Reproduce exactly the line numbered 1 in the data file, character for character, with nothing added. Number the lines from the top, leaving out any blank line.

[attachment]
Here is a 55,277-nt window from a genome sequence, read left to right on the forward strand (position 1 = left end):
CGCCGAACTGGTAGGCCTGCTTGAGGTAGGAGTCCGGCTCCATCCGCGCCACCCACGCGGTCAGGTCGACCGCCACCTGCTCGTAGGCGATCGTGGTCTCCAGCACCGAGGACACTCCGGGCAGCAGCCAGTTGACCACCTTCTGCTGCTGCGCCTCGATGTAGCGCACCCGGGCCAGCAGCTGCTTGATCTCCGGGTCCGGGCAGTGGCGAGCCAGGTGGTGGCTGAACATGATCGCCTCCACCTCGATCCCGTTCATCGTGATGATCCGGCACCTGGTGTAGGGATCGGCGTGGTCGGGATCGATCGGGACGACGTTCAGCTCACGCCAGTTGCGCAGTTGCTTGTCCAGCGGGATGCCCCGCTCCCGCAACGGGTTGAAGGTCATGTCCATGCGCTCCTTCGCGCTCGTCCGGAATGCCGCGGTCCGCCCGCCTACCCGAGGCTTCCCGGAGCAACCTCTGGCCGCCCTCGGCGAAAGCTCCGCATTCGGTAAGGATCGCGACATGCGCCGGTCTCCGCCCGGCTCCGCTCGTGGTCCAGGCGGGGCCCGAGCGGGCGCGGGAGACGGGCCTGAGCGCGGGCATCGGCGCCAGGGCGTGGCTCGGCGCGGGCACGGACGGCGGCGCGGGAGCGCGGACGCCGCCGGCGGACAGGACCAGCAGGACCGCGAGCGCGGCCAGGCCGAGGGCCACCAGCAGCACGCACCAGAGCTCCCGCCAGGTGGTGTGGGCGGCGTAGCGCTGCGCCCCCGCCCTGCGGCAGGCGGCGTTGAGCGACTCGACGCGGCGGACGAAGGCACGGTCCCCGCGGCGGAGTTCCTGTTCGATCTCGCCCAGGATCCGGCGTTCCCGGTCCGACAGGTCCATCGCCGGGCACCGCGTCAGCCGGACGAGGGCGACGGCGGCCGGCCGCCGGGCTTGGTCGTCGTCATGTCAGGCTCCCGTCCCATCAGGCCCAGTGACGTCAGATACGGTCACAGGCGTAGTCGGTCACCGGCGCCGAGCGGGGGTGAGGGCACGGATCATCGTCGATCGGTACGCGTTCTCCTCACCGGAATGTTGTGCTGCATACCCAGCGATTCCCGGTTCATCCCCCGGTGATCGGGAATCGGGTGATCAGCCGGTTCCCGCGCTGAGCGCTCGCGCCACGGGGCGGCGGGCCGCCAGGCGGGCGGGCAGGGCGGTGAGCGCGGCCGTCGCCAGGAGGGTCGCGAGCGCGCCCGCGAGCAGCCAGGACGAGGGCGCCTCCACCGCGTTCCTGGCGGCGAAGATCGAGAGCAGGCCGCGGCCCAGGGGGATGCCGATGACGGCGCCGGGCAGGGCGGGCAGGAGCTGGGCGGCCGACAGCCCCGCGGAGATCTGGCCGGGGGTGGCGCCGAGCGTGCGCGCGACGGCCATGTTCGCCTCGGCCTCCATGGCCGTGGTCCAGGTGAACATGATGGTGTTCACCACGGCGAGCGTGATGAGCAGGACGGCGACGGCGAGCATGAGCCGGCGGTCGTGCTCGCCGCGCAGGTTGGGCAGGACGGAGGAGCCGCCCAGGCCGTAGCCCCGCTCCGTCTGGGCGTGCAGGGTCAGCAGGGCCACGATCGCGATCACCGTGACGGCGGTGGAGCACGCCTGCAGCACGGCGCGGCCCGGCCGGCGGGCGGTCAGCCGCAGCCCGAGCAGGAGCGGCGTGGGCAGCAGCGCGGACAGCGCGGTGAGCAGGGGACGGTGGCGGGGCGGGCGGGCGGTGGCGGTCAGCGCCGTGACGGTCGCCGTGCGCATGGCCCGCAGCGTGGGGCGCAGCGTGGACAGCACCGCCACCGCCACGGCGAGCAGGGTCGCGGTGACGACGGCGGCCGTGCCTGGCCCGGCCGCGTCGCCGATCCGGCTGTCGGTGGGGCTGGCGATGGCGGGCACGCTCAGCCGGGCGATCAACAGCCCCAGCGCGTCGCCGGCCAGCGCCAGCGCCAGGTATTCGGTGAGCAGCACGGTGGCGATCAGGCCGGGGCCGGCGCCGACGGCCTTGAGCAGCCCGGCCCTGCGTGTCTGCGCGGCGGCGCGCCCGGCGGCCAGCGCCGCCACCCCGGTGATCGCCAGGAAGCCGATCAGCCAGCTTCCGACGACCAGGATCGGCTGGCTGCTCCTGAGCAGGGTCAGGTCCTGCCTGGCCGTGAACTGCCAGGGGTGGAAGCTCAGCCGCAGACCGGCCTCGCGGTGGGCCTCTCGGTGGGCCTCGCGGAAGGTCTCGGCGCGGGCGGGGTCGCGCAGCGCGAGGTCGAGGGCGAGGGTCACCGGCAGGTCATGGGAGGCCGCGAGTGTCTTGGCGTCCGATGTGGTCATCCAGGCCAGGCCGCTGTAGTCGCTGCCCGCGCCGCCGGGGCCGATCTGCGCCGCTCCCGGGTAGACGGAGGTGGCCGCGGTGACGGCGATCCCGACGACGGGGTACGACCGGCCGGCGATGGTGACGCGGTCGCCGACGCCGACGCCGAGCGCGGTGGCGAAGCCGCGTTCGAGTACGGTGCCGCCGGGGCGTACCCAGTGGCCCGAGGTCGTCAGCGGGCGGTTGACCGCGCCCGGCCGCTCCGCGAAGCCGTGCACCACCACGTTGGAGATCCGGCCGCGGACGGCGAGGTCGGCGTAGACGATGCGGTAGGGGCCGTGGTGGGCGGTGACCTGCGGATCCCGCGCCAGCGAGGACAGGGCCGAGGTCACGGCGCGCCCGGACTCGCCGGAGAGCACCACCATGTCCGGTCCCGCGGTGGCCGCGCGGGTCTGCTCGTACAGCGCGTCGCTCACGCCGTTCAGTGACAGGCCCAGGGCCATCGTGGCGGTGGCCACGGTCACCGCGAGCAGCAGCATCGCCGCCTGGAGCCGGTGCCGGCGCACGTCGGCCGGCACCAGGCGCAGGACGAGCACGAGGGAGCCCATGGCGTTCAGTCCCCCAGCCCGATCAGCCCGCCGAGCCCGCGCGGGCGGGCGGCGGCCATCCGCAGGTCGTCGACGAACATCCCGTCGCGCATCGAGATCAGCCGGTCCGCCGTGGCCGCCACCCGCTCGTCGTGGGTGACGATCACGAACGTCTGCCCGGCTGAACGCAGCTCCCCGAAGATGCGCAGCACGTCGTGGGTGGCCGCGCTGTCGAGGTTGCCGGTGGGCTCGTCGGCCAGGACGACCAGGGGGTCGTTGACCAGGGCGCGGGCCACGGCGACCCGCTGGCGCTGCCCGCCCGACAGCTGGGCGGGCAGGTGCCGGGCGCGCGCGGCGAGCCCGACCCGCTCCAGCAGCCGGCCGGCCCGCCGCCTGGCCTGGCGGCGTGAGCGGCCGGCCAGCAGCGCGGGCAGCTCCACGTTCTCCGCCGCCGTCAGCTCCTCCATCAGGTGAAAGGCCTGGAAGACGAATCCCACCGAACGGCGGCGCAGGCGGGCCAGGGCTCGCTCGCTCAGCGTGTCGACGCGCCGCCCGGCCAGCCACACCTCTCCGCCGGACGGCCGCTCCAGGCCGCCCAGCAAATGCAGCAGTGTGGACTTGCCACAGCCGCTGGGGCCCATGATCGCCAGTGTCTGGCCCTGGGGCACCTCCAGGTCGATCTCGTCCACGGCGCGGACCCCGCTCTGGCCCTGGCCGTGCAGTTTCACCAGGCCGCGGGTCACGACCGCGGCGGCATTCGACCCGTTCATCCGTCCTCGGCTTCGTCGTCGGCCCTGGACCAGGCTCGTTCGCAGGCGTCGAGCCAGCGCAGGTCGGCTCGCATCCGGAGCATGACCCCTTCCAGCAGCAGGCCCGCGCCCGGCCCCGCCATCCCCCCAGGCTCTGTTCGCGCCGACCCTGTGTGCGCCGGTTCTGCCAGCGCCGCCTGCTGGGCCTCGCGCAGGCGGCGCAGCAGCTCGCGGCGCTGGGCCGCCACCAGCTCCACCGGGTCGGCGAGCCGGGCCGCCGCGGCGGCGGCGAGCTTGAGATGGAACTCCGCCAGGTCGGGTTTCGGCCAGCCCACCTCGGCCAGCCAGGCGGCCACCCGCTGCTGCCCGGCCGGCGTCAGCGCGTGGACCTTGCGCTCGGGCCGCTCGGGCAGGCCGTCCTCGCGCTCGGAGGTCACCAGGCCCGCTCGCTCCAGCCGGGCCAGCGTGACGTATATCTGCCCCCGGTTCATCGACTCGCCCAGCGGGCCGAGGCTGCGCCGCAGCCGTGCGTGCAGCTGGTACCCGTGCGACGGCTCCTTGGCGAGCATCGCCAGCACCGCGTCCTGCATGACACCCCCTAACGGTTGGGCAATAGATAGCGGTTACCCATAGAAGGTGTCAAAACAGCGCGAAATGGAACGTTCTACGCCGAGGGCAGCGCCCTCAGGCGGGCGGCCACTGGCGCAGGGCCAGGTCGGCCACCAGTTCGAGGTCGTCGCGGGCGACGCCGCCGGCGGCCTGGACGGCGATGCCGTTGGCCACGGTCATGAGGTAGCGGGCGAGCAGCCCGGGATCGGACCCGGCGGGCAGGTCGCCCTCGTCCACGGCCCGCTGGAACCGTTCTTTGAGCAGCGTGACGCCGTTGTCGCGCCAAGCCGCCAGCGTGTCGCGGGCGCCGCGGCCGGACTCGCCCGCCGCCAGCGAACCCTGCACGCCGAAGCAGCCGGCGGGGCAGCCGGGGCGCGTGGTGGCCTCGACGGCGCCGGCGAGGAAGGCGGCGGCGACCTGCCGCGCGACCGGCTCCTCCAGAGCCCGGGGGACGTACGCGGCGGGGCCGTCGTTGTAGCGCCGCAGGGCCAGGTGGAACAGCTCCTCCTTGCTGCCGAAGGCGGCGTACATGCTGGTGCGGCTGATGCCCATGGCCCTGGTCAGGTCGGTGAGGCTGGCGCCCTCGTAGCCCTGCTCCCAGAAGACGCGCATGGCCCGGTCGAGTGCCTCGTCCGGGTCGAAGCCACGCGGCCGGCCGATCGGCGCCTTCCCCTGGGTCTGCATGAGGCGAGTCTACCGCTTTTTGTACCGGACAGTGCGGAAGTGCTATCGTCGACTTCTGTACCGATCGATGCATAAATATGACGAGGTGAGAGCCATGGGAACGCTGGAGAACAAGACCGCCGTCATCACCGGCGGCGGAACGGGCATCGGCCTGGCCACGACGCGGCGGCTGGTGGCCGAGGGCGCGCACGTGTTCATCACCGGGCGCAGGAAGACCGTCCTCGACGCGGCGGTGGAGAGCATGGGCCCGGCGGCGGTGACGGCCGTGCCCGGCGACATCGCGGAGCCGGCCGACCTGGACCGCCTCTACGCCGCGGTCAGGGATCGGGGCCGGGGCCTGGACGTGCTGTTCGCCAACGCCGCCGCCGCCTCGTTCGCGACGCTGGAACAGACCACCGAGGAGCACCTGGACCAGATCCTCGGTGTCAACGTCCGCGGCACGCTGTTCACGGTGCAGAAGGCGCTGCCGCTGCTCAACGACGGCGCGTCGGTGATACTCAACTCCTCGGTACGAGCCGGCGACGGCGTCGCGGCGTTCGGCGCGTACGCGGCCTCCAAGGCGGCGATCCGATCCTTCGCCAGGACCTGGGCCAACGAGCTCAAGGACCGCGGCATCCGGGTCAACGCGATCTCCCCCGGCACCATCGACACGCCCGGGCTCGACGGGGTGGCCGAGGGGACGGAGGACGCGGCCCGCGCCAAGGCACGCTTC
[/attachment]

Here is a 55,277-nt window from a genome sequence, read left to right on the forward strand (position 1 = left end):